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bio website NewAlexandria.org
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Things to see: @invis_insight


I've worked for more than 13 years, designing products for web ventures, from 3-person initiatives to medium-large industry. Strong Presentation and Negotiation Skills have been key to this work (in addition to the full monte; infrastructure, database design, core algorithms, scaling, backed and frontend frameworks, test-ability, compliance, and UI/UX + SEO).

I also design technology & products by drawing from a history of fabrication, prototyping, sourcing, and scientific research (applied physics). I am a practicing sculptor, and establish new product aesthetics via my own approach to engineering fluid-mechanical processes. From this work in water, I have built a broad & deep knowledge-base on the application of fluid phenomenon to industry needs.

I have lead successful small-capitalization stages, wrote grants & engaged program officers, developed teams and timelines, design of experiments, measurement, and business development.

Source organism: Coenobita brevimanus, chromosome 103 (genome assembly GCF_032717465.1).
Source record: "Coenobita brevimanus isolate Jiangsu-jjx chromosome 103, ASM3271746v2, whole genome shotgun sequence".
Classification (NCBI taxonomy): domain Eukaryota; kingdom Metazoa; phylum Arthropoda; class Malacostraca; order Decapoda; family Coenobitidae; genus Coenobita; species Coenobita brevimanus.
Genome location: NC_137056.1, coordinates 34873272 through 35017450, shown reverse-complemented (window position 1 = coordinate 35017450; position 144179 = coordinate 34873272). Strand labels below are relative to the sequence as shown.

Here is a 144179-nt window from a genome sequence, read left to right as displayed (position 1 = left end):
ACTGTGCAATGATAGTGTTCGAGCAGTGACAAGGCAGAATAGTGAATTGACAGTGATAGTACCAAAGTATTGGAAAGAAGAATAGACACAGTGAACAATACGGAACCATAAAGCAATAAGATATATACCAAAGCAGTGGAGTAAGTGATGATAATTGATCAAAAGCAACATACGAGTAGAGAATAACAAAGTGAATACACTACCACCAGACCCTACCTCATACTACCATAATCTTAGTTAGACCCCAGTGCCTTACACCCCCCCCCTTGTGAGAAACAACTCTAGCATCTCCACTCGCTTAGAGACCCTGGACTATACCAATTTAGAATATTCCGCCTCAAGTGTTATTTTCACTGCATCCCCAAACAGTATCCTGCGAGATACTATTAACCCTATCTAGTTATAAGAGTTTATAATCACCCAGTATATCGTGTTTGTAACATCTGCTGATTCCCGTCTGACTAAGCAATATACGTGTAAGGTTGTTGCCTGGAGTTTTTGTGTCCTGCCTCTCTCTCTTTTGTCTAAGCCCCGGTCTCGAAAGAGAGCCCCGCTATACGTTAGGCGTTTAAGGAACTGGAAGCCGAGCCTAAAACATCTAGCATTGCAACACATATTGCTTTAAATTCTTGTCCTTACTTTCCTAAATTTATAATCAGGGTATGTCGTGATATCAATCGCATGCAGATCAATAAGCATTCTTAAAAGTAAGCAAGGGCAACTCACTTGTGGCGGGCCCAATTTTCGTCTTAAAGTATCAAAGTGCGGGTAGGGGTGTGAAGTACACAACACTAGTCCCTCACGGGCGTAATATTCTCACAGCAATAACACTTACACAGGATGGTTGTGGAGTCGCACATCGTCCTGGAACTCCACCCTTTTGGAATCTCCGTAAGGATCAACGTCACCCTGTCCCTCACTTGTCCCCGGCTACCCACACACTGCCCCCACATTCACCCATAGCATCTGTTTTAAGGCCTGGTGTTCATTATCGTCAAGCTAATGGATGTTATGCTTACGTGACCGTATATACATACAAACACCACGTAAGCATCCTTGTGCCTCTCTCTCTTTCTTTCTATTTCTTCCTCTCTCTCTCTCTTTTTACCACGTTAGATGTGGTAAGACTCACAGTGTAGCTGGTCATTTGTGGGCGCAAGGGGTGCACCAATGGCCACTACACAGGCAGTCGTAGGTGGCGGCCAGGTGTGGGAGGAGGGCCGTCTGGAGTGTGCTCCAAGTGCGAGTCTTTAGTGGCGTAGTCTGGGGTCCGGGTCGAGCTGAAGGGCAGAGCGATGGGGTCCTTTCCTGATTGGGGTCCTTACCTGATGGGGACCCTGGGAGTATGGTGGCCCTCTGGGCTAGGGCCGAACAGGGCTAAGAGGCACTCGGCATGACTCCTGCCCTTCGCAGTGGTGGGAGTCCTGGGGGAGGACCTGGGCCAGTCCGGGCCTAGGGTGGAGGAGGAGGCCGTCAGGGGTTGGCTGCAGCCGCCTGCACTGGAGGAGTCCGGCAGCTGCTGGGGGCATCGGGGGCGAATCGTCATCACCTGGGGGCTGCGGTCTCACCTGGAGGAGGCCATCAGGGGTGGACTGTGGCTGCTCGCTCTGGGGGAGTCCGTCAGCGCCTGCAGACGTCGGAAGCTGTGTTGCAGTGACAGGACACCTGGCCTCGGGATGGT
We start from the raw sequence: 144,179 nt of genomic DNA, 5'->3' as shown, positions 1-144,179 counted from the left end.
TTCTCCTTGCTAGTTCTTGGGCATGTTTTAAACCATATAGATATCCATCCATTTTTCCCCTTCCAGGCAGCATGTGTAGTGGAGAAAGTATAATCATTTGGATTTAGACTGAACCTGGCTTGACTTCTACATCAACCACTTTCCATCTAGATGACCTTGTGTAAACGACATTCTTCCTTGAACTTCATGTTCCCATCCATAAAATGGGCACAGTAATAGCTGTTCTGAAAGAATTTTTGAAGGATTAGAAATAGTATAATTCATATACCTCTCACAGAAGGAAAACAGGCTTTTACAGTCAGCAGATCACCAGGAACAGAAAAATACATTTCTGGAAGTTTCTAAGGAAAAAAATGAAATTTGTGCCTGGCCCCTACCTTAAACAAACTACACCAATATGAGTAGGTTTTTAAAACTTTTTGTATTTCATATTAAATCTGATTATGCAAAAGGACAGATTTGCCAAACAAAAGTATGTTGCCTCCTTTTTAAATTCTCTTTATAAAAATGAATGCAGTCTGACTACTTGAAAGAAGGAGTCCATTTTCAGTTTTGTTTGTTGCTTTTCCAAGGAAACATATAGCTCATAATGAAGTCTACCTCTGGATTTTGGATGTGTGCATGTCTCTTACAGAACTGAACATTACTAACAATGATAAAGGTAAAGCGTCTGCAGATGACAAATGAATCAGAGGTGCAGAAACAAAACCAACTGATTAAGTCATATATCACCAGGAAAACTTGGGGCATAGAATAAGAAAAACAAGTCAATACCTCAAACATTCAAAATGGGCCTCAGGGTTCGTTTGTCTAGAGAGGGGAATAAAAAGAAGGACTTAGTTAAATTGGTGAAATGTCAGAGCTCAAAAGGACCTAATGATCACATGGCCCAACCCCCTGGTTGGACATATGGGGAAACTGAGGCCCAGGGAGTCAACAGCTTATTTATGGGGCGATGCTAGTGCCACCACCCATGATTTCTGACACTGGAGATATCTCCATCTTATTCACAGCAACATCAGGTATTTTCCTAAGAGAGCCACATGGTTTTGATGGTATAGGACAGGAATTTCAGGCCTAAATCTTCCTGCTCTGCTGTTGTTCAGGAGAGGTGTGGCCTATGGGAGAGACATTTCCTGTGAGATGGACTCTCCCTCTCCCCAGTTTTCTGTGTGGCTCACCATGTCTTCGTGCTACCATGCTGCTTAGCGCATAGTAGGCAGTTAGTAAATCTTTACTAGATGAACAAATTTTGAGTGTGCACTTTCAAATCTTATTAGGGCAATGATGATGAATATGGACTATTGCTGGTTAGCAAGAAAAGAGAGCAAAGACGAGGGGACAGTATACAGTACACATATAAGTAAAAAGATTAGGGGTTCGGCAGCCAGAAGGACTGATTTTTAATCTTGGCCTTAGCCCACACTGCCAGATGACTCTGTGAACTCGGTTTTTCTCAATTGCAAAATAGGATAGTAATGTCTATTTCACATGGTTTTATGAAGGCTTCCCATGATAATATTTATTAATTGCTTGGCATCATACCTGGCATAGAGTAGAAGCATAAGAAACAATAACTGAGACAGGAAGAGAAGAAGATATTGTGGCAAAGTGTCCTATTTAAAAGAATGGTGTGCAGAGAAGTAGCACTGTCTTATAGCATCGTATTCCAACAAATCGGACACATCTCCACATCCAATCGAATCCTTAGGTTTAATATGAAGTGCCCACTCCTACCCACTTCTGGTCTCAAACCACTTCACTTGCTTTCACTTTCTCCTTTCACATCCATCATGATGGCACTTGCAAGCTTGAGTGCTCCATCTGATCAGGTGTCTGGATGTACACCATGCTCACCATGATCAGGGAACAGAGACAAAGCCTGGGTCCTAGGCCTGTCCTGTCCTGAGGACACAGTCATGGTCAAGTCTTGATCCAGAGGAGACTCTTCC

Oct
5
comment How can I dream things that are impossible?
Please study Carl Jung's approach to dream interpretation
Sep
19
comment Why does munching sound unpleasant to most people?
@LarryM. Ecological Psychology succinctly describes the arhythmic concept of stimulus (as a highest-value aberration within the perceptual field). Rhythmic and arhythmic stimulus would only be of equal value for organisms with 'lowered' (uniform) discrimination. So perhaps misophonia is correlated with increased auditory discrimination?
Sep
19
comment Why does munching sound unpleasant to most people?